Estimating future trends in mortality plays a significant part in life (re)insurers’ product development and portfolio valuation. Like other business metrics, there are many ways to study and view mortality trends. For example, mortality trends viewed over the past 10 years, the past 50 years or projected over the next 30 years likely will show very different results. To support prudent decisions, analysis of only a single view of past or future trends is insufficient. It requires selecting and matching an appropriate view for a specific purpose.
There are at least three important factors in framing an appropriate view of mortality trends:
- Time frame (10-year period, 30-year period, etc.)
- Methodology (average annual change, moving average change, etc.)
- Certainty (deterministic or stochastic)
Without clarifying these basic factors, a mortality trend may be misinterpreted and/or used inappropriately. The following information addresses the certainty factor, and the role of deterministic and stochastic views of past mortality.
A Deterministic View
Figure 1 represents a sample of US population mortality from 1933-2007 by five-year age groupings. This view reflects what has already happened and cannot change.
Therefore, it is a deterministic view. Examples of observations from this view include:
- Mortality improvement over time varied dramatically by age group
- For ages 95 and older, there was no significant improvement over the entire period as a whole
- A post-war cohort effect may have caused a more significant mortality decrease for age groups younger than 40
Without appropriate context, it is difficult to translate these conclusions into appropriate pricing and valuation assumptions.
Semi-deterministic View. To better understand and quantify long term trends, we developed a regression model (or a trend line) using the following formula:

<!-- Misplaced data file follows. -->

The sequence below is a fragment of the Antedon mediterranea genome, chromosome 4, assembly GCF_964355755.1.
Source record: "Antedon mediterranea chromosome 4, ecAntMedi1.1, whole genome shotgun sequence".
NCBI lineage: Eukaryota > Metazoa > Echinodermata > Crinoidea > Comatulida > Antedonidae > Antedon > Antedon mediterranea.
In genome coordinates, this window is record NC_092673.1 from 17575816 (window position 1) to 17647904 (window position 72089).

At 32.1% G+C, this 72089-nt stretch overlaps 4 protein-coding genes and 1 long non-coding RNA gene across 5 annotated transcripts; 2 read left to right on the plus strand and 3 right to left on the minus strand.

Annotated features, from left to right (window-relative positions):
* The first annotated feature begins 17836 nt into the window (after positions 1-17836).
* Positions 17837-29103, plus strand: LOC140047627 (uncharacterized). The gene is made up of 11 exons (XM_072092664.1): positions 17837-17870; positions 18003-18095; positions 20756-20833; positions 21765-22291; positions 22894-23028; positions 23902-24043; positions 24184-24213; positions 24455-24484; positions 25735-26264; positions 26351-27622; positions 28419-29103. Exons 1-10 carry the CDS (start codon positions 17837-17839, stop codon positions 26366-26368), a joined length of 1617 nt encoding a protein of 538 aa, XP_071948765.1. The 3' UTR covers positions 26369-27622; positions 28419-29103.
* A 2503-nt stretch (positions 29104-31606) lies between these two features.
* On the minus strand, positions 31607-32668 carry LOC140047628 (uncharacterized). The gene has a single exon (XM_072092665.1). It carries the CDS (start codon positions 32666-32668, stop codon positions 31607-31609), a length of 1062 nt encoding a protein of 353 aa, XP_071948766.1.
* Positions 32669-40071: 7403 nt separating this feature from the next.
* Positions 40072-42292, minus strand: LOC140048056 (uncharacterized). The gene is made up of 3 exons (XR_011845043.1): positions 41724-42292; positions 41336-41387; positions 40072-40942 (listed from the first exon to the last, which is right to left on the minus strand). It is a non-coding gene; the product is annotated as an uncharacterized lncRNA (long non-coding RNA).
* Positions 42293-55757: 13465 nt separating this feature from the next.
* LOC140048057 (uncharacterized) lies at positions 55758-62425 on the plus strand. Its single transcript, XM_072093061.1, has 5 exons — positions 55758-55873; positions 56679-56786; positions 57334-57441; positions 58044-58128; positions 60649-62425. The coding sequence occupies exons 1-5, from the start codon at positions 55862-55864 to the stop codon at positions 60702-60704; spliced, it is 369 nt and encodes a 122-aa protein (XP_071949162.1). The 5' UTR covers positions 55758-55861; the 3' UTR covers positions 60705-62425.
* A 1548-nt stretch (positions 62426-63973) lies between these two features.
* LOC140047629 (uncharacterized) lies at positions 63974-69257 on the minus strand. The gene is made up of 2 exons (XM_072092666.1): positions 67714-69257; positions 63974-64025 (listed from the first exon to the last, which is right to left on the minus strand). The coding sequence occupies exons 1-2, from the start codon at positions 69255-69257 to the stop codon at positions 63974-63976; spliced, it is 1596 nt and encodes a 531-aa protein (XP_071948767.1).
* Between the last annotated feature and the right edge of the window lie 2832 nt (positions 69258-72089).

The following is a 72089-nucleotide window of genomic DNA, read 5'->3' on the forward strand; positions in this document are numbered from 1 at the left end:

qt = q0*e(b*t)
where t is time, q is mortality, and parameter b approximates the annual improvement.
This approach allows us to define and measure average annual mortality improvement and to use it to better represent the mortality trend. According to this analysis, the US population age 35-69 mortality trends improved approximately 1.3 percent annually from 1950 to 2007 (b = -0.013, Figure 2). The negative value of b indicates mortality is declining in general. (Similar analysis can be done for any age group.)
We call this type of trend view “semi-deterministic,” because while the analysis is based on deterministic experience, the choice of a regression model, the definition of trend and number of years of data to be covered can vary and alter the conclusion. For instance, if we use data from 1970-2007 rather than 1950-2007 for the mean calculation, the annual improvement would be about 1.5 percent instead of 1.3 percent.
This view has a clearly defined time frame, methodology and semi-deterministic nature. The big question is: Can we assume future mortality improvement will be consistent with what we see here?
A Stochastic View
Because of the uncertainty of future events, any forecast has a chance of being incorrect, and this applies equally to mortality trend predictions. Therefore, a stochastic view of future mortality improvement can better reflect (and remind us about) the uncertain nature of forecasting.